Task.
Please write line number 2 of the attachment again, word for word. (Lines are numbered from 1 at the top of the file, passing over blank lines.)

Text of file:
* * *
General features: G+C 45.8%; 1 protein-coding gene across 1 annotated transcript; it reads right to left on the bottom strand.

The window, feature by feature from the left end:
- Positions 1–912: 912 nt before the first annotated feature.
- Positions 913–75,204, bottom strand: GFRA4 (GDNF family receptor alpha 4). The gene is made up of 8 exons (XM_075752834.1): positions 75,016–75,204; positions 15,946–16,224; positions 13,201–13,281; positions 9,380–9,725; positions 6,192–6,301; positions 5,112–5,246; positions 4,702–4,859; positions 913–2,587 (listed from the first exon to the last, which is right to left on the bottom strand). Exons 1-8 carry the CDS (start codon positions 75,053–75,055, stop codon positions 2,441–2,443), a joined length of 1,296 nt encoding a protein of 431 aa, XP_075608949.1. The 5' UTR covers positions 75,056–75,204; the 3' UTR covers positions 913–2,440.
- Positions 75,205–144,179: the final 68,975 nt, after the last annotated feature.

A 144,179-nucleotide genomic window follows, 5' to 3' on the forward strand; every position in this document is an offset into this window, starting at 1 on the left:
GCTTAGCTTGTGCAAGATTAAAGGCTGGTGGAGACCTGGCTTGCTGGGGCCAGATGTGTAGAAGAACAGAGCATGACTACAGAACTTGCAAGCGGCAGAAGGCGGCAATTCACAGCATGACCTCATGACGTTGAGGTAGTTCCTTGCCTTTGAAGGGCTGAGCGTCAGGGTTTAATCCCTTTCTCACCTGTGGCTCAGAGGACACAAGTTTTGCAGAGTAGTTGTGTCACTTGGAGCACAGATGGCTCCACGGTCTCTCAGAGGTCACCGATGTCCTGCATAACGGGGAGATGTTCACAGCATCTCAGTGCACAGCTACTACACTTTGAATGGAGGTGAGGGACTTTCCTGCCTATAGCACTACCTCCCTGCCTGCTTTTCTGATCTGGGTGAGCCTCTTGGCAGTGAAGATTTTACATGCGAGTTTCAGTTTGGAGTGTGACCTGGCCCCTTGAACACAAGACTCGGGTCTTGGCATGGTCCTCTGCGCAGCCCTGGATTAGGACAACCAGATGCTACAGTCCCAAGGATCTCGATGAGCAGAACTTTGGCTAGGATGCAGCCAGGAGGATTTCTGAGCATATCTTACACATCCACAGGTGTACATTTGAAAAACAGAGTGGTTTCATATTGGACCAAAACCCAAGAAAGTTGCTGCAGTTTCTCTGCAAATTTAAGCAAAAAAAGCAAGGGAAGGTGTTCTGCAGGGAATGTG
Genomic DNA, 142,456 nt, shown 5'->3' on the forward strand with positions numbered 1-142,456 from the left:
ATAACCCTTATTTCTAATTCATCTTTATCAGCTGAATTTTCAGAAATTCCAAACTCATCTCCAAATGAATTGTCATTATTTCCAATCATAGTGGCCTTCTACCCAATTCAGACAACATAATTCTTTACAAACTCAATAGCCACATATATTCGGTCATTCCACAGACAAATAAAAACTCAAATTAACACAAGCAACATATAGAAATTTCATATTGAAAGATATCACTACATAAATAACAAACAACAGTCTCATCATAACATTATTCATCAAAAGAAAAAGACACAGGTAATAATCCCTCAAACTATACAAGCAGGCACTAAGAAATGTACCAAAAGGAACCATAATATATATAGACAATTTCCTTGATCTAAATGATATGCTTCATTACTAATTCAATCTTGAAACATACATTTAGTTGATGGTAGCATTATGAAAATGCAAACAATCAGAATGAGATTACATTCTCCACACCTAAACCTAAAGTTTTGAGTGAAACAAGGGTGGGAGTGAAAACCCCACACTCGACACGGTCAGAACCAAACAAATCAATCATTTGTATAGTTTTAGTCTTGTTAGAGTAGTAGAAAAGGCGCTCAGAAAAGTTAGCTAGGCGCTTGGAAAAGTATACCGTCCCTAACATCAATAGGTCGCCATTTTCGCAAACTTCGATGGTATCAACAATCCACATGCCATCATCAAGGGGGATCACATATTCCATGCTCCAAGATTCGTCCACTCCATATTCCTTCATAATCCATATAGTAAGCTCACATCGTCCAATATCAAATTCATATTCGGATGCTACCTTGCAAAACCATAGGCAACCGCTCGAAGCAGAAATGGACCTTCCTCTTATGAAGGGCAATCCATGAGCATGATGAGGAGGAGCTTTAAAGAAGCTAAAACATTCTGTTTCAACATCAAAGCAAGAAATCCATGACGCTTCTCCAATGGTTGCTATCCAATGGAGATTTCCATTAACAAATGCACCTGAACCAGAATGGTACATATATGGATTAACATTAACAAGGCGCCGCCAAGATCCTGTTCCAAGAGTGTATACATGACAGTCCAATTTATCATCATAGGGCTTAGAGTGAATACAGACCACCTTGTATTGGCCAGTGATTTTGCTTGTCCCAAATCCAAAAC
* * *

The window, feature by feature from the left end: